If one were to glide over the Dutch countryside via helicopter in the springtime, the beauty below them would seem almost surreal. The rolling rectangular fields are composed of immaculately neat horizontal stripes in vibrant swatches of scarlet, pink, lavender, cream white, and midnight blue. The ethereal sight is even more breathtaking when one takes a stroll along these fields, surrounded by endless carpets of bright color. These world-famous three-petal, three-sepal flowers, all craning their necks toward the dazzling sun, are none other than Dutch tulips.
The Netherlands is now the world's leading commercial producer of tulips, shipping out more than three billion of these colorful beauties each year. Standard tulips, depending on where one is based, typically sell for anywhere between one dollar to $3.50 US dollars per stem today. They are a creative alternative to roses, lilies, and other traditional flowers. Needless to say, like every other floral breed, special tulips - such as hybrids, or ones with unique multicolored streaks and patterns - will cost buyers a pretty penny, but a bouquet is certainly not going to break the bank.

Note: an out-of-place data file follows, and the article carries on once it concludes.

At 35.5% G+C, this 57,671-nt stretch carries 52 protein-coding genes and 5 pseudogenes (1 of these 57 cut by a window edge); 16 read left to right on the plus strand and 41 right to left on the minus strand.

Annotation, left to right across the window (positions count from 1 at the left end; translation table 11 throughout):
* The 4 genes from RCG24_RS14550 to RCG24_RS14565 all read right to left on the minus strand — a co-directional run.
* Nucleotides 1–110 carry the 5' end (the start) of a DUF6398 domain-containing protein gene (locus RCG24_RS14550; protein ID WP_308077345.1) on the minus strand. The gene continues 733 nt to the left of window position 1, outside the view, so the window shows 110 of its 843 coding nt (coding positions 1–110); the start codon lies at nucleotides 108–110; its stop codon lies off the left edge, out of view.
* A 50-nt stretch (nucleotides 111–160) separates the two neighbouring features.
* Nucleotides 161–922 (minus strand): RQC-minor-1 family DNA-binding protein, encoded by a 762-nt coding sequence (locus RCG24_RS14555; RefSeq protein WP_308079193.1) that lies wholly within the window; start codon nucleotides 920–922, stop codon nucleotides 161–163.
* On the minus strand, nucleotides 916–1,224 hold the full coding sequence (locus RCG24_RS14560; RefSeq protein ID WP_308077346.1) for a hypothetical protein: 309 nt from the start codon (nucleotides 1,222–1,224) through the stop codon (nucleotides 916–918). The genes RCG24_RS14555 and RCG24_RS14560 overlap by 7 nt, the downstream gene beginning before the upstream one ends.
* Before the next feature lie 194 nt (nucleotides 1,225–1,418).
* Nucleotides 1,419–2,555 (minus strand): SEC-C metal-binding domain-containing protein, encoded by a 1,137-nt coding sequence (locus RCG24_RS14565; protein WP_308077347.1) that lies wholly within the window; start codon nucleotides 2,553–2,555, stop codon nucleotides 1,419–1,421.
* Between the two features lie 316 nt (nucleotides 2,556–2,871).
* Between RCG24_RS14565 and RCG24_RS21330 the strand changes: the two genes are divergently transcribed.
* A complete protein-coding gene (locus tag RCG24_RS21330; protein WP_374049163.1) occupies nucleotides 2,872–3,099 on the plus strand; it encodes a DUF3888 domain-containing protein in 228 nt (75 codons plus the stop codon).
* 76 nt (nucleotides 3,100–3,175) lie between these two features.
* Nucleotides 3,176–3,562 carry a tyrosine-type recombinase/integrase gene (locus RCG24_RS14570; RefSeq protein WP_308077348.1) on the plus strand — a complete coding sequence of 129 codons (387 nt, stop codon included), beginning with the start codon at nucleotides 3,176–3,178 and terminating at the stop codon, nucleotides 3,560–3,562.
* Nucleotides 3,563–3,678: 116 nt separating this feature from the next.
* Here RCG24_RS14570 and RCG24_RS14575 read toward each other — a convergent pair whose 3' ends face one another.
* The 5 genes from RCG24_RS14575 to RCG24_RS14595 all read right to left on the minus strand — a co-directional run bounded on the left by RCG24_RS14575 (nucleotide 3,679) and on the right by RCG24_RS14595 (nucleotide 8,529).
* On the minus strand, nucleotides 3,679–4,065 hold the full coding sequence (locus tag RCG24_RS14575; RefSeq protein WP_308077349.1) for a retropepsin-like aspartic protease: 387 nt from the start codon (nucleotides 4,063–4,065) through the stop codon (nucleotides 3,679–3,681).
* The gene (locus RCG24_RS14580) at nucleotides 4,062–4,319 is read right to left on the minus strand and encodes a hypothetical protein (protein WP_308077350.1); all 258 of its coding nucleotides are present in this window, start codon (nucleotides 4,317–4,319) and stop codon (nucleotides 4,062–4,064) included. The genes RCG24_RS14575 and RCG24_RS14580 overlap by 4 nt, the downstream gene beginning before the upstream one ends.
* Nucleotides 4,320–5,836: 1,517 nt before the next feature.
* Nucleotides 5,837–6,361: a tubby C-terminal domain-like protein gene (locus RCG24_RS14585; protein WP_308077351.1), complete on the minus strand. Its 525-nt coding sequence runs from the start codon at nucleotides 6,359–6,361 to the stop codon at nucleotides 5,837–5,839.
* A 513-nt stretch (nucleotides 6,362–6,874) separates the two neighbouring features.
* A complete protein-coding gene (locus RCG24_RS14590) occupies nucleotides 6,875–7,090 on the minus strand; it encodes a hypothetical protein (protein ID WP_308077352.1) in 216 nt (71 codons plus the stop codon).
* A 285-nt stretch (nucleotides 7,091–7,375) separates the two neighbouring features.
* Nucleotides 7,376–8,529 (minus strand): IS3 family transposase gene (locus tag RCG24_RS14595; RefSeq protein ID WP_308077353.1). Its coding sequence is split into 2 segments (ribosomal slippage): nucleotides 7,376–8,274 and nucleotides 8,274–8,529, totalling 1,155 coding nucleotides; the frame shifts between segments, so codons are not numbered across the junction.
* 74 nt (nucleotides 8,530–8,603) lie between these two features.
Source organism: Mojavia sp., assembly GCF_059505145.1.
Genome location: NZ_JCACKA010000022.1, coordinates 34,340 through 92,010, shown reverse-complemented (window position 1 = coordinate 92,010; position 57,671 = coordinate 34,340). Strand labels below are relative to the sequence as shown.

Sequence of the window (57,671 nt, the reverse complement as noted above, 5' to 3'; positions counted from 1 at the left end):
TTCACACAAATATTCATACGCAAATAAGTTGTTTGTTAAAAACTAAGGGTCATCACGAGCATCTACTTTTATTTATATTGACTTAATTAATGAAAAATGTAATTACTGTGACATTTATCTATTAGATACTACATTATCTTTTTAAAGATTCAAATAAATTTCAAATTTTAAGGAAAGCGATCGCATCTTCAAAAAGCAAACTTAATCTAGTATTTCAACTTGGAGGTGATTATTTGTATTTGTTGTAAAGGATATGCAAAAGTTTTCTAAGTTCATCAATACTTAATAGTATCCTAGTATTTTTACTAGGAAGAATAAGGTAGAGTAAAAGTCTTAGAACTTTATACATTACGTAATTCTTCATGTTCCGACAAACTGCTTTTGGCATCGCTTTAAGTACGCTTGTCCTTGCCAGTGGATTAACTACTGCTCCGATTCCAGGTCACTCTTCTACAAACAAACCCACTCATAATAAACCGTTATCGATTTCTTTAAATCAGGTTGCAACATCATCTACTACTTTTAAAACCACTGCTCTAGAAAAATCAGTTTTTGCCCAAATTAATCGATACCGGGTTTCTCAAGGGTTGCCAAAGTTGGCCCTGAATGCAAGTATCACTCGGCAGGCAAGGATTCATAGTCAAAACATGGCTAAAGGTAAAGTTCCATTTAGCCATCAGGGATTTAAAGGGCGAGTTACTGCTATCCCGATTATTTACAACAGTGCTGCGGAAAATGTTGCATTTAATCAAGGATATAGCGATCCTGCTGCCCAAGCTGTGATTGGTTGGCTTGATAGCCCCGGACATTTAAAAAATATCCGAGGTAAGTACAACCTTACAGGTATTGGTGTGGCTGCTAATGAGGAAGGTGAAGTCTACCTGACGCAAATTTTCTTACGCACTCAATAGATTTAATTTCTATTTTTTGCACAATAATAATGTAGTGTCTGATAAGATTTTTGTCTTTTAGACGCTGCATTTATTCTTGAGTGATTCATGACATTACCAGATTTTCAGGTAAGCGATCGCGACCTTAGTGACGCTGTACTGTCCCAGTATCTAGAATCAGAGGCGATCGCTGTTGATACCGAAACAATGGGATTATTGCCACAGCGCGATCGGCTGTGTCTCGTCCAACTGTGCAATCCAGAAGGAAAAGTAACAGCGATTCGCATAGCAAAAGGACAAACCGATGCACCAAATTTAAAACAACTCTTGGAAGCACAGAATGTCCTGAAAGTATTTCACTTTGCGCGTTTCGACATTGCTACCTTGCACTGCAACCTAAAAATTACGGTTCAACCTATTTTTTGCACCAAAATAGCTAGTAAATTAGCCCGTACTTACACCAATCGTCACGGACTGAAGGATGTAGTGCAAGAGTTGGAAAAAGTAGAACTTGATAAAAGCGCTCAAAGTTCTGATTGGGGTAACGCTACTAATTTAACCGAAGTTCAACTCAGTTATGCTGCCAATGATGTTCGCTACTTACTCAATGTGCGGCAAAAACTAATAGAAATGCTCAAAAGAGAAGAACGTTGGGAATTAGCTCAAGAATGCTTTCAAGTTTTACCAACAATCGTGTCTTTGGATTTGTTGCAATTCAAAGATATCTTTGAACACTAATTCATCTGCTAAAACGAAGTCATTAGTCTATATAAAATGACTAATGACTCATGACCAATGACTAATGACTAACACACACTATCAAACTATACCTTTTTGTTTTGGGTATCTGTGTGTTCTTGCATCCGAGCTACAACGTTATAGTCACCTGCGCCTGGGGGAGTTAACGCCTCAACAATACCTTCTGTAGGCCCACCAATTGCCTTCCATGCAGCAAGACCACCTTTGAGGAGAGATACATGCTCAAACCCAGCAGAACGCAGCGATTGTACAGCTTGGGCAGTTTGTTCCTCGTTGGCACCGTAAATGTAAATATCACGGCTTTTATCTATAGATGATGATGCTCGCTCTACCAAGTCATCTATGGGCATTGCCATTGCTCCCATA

Legend has it, however, that this was not always the case. As a matter of fact, these delightful “harbingers of spring” were supposedly once so rabidly sought after that it wasn't just more valuable than gold - men threw themselves into financial ruin all for the sake of attaining just one of these sacred flowers. At the crescendo of what is now remembered as “Tulip Mania”, or the “Tulip Craze”, a single shallot-like bulb of an unripe tulip was worth 20 times the annual salary of a skilled laborer. This aggressively volatile period, marked by convoluted and careless market speculation, inevitably culminated in the disastrous bursting of one of the world's first financial bubbles, an example of the perils of herd mentality.
But how much truth is there to this oft-repeated story of the Tulpenmanie, really? Tulip Mania: The History and Legacy of the World’s First Speculative Bubble During the Dutch Golden Age analyzes the legendary mania and whether it was as dramatic as portrayed. You will learn about Tulip Mania like never before.
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- Colin Barry
Not Anne Goldgar's Tulipmania
This is some random 1.5 hour knockoff of the actual definitive book on the Dutch tulip bubble, Anne Goldgar's Tulipmania.
Don't be fooled like me.